Table 1

Updated European League Against Rheumatism recommendations for the management of Behçet’s syndrome, with levels of evidence, grade of recommendations, voting rates and level of agreement

Overarching principles and recommendationsLevel of evidence*Strength of recommendation †Level of agreement
Overarching principles
  • BS is a condition that typically runs a relapsing and remitting course and the goal of treatment is to promptly suppress inflammatory exacerbations and recurrences to prevent irreversible organ damage.

  • A multidisciplinary approach is necessary for optimal care.

  • Treatment should be individualised according to age, gender, type and severity of organ involvement and patient’s preferences.

  • Ocular, vascular, neurological and gastrointestinal involvement may be associated with a poor prognosis.

  • Disease manifestations may ameliorate over time in many patients.

1. Mucocutaneous involvementTopical measures such as steroids should be used for the treatment of oral and genital ulcers. Colchicine should be tried first for the prevention of recurrent mucocutaneous lesions especially when the dominant lesion is erythema nodosum or genital ulcer (IB). Papulopustular or acne-like lesions are treated with topical or systemic measures as used in acne vulgaris (IV).IB/IVA/D9.4±0.8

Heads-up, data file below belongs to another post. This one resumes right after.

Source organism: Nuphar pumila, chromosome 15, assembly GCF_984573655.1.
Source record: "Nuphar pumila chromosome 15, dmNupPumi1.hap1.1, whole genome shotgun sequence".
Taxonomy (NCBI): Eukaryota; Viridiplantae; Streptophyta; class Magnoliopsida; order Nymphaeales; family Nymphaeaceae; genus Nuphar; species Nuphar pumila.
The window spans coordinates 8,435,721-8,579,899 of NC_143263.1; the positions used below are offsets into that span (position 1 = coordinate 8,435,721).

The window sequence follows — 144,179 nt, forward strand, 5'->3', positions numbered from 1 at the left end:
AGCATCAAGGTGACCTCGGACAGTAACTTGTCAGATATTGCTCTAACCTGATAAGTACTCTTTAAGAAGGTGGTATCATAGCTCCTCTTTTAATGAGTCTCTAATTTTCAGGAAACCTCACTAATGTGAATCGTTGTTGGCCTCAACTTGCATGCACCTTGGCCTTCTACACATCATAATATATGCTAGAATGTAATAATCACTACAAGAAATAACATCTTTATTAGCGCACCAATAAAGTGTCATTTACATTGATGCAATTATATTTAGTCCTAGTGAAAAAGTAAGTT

Leg ulcers in BS might be caused by venous stasis or obliterative vasculitis. Treatment should be planned with the help of a dermatologist and vascular surgeon.IVD
Drugs such as azathioprine, thalidomide, interferon-alpha, TNF-alpha inhibitors or apremilast should be considered in selected cases.IBA
2. Eye involvementManagement of uveitis of BS requires close collaboration with ophthalmologists with the ultimate aim of inducing and maintaining remission. Any patient with BS and inflammatory eye disease affecting the posterior segment should be on a treatment regime such as azathioprine (IB), cyclosporine-A (IB), interferon-alpha (IIA) or monoclonal anti-TNF antibodies (IIA). Systemic glucocorticoids should be used only in combination with azathioprine or other systemic immunosuppressives (IIA).IB/IIAA/B9.5±0.6
Patients presenting with an initial or recurrent episode of acute sight-threatening uveitis should be treated with high-dose glucocorticoids, infliximab or interferon-alpha. Intravitreal glucocorticoid injection is an option in patients with unilateral exacerbation as an adjunct to systemic treatment.IIAB9.4±0.7
3. Isolated anterior uveitisSystemic immunosuppressives could be considered for those with poor prognostic factors such as young age, male sex and early disease onset.IVD9.0±0.8
4.Acute deep vein thrombosisFor the management of acute deep vein thrombosis in BS, glucocorticoids and immunosuppressives such as azathioprine, cyclophosphamide or cyclosporine-A are recommended.IIIC9.3±0.8
5. Refractory venous thrombosisMonoclonal anti-TNF antibodies could be considered in refractory patients. Anticoagulants may be added, provided the risk of bleeding in general is low and coexistent pulmonary artery aneurysms are ruled out.IIIC8.7±0.8